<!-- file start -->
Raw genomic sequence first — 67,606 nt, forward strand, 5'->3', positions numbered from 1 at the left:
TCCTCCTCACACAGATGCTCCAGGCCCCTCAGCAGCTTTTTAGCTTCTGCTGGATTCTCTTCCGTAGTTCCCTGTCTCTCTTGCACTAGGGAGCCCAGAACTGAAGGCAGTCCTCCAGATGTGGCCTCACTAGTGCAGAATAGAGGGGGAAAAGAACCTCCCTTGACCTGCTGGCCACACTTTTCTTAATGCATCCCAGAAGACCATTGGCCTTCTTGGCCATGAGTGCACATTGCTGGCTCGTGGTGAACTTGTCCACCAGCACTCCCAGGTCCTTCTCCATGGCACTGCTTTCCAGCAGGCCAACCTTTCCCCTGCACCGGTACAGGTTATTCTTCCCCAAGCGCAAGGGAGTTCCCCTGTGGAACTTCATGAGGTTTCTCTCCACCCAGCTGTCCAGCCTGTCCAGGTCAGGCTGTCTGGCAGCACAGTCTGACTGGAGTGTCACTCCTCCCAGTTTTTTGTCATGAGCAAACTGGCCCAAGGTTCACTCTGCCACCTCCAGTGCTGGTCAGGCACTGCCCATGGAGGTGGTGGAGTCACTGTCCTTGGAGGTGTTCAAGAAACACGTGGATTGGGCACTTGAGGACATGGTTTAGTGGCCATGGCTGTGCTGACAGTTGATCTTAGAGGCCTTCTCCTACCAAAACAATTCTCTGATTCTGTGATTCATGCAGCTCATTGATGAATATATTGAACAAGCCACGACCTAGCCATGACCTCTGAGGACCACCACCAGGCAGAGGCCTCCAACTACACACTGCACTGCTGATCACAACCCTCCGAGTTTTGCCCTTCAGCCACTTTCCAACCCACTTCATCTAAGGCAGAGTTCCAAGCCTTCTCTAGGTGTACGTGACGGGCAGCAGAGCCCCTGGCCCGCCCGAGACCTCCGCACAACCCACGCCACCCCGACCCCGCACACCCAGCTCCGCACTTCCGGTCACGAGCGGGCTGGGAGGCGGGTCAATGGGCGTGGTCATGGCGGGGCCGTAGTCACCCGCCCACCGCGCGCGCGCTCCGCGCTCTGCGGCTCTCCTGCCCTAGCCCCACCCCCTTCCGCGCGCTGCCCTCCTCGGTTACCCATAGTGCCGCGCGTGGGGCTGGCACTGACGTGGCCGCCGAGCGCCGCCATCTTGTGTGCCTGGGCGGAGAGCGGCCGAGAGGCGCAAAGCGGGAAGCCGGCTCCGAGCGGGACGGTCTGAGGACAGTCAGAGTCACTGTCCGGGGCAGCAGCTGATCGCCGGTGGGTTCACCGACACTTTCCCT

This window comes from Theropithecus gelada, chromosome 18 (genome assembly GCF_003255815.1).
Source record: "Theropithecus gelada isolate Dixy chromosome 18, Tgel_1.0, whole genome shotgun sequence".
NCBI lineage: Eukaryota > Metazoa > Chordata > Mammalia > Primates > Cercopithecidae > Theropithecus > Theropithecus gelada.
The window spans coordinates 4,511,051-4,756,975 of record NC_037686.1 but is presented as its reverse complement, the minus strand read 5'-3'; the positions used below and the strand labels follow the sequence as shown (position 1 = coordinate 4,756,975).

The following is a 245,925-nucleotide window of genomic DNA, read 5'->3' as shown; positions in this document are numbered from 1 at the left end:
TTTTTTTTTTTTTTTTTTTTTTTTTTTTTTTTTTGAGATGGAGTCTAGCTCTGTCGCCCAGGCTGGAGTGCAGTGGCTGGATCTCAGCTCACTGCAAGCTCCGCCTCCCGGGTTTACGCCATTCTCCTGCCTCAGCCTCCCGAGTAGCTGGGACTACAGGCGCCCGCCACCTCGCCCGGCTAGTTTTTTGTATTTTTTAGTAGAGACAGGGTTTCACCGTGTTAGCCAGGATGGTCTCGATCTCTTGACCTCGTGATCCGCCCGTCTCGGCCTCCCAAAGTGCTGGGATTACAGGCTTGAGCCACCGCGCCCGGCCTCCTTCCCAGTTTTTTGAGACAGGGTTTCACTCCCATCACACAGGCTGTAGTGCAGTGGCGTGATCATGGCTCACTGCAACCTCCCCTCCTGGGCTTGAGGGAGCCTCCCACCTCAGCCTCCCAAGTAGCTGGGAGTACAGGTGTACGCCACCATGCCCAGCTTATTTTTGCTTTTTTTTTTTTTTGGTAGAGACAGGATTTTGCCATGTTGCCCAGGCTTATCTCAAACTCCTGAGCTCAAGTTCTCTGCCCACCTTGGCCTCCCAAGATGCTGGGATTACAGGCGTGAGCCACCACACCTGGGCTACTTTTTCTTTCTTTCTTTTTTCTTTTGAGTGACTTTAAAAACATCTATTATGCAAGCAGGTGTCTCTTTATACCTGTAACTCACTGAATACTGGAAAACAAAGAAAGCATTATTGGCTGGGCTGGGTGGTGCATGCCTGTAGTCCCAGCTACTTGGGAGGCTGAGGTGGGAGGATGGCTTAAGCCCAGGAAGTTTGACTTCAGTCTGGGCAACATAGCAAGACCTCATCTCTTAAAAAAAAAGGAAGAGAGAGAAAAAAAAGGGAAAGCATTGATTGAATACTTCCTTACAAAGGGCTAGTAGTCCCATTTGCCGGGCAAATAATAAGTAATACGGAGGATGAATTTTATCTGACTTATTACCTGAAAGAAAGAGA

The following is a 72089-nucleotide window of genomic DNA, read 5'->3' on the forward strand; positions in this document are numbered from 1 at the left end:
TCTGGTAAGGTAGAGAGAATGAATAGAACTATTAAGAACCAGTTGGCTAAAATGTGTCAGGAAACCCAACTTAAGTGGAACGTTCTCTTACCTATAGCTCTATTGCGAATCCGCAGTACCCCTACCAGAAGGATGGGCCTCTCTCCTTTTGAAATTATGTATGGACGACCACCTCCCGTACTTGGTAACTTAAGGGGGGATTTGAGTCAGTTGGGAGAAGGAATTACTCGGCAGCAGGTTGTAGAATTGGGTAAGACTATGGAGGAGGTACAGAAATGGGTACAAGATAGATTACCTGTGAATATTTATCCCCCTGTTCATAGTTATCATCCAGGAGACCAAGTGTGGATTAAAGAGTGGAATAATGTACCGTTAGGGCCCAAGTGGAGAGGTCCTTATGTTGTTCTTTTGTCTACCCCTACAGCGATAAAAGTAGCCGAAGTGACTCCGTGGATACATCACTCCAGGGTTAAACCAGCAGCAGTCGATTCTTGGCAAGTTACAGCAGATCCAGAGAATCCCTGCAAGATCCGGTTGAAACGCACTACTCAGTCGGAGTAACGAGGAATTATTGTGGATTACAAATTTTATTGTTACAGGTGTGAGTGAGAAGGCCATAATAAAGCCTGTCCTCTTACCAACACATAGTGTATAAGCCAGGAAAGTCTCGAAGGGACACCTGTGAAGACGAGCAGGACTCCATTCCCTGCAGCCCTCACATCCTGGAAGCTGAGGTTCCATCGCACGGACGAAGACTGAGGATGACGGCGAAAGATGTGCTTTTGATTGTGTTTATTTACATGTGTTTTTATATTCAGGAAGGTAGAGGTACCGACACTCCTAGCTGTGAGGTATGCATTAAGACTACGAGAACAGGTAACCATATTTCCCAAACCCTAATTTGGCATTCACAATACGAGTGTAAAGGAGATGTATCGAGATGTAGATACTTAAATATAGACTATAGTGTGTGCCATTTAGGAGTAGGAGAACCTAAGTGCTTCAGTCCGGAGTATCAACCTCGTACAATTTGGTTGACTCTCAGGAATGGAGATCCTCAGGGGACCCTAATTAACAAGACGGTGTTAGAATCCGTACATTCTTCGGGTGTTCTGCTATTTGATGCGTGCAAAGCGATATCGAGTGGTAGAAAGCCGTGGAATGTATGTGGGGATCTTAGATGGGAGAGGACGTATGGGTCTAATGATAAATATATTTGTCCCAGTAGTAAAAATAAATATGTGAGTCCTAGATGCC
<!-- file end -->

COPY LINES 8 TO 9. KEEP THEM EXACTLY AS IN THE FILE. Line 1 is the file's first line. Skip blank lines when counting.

TTTTTTTTTTTTTTTTTTTTTTTTTTTTTTTTTTGAGATGGAGTCTAGCTCTGTCGCCCAGGCTGGAGTGCAGTGGCTGGATCTCAGCTCACTGCAAGCTCCGCCTCCCGGGTTTACGCCATTCTCCTGCCTCAGCCTCCCGAGTAGCTGGGACTACAGGCGCCCGCCACCTCGCCCGGCTAGTTTTTTGTATTTTTTAGTAGAGACAGGGTTTCACCGTGTTAGCCAGGATGGTCTCGATCTCTTGACCTCGTGATCCGCCCGTCTCGGCCTCCCAAAGTGCTGGGATTACAGGCTTGAGCCACCGCGCCCGGCCTCCTTCCCAGTTTTTTGAGACAGGGTTTCACTCCCATCACACAGGCTGTAGTGCAGTGGCGTGATCATGGCTCACTGCAACCTCCCCTCCTGGGCTTGAGGGAGCCTCCCACCTCAGCCTCCCAAGTAGCTGGGAGTACAGGTGTACGCCACCATGCCCAGCTTATTTTTGCTTTTTTTTTTTTTTGGTAGAGACAGGATTTTGCCATGTTGCCCAGGCTTATCTCAAACTCCTGAGCTCAAGTTCTCTGCCCACCTTGGCCTCCCAAGATGCTGGGATTACAGGCGTGAGCCACCACACCTGGGCTACTTTTTCTTTCTTTCTTTTTTCTTTTGAGTGACTTTAAAAACATCTATTATGCAAGCAGGTGTCTCTTTATACCTGTAACTCACTGAATACTGGAAAACAAAGAAAGCATTATTGGCTGGGCTGGGTGGTGCATGCCTGTAGTCCCAGCTACTTGGGAGGCTGAGGTGGGAGGATGGCTTAAGCCCAGGAAGTTTGACTTCAGTCTGGGCAACATAGCAAGACCTCATCTCTTAAAAAAAAAGGAAGAGAGAGAAAAAAAAGGGAAAGCATTGATTGAATACTTCCTTACAAAGGGCTAGTAGTCCCATTTGCCGGGCAAATAATAAGTAATACGGAGGATGAATTTTATCTGACTTATTACCTGAAAGAAAGAGA

The following is a 72089-nucleotide window of genomic DNA, read 5'->3' on the forward strand; positions in this document are numbered from 1 at the left end: